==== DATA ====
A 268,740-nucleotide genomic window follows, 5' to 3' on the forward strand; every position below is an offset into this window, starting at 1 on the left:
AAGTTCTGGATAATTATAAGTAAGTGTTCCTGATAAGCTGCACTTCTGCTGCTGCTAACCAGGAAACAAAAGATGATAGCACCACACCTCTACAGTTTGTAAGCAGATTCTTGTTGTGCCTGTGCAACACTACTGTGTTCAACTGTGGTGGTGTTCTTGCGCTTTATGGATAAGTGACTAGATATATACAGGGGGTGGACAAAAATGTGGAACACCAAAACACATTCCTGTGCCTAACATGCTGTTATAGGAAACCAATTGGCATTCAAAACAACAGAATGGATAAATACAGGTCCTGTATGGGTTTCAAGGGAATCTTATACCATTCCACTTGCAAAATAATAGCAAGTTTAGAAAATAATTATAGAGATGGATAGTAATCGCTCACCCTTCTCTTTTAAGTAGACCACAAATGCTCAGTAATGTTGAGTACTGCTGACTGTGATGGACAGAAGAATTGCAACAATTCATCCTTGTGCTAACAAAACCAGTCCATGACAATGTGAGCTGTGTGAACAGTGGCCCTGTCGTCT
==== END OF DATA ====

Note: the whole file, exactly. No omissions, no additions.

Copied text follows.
A 268,740-nucleotide genomic window follows, 5' to 3' on the forward strand; every position below is an offset into this window, starting at 1 on the left:
AAGTTCTGGATAATTATAAGTAAGTGTTCCTGATAAGCTGCACTTCTGCTGCTGCTAACCAGGAAACAAAAGATGATAGCACCACACCTCTACAGTTTGTAAGCAGATTCTTGTTGTGCCTGTGCAACACTACTGTGTTCAACTGTGGTGGTGTTCTTGCGCTTTATGGATAAGTGACTAGATATATACAGGGGGTGGACAAAAATGTGGAACACCAAAACACATTCCTGTGCCTAACATGCTGTTATAGGAAACCAATTGGCATTCAAAACAACAGAATGGATAAATACAGGTCCTGTATGGGTTTCAAGGGAATCTTATACCATTCCACTTGCAAAATAATAGCAAGTTTAGAAAATAATTATAGAGATGGATAGTAATCGCTCACCCTTCTCTTTTAAGTAGACCACAAATGCTCAGTAATGTTGAGTACTGCTGACTGTGATGGACAGAAGAATTGCAACAATTCATCCTTGTGCTAACAAAACCAGTCCATGACAATGTGAGCTGTGTGAACAGTGGCCCTGTCGTCT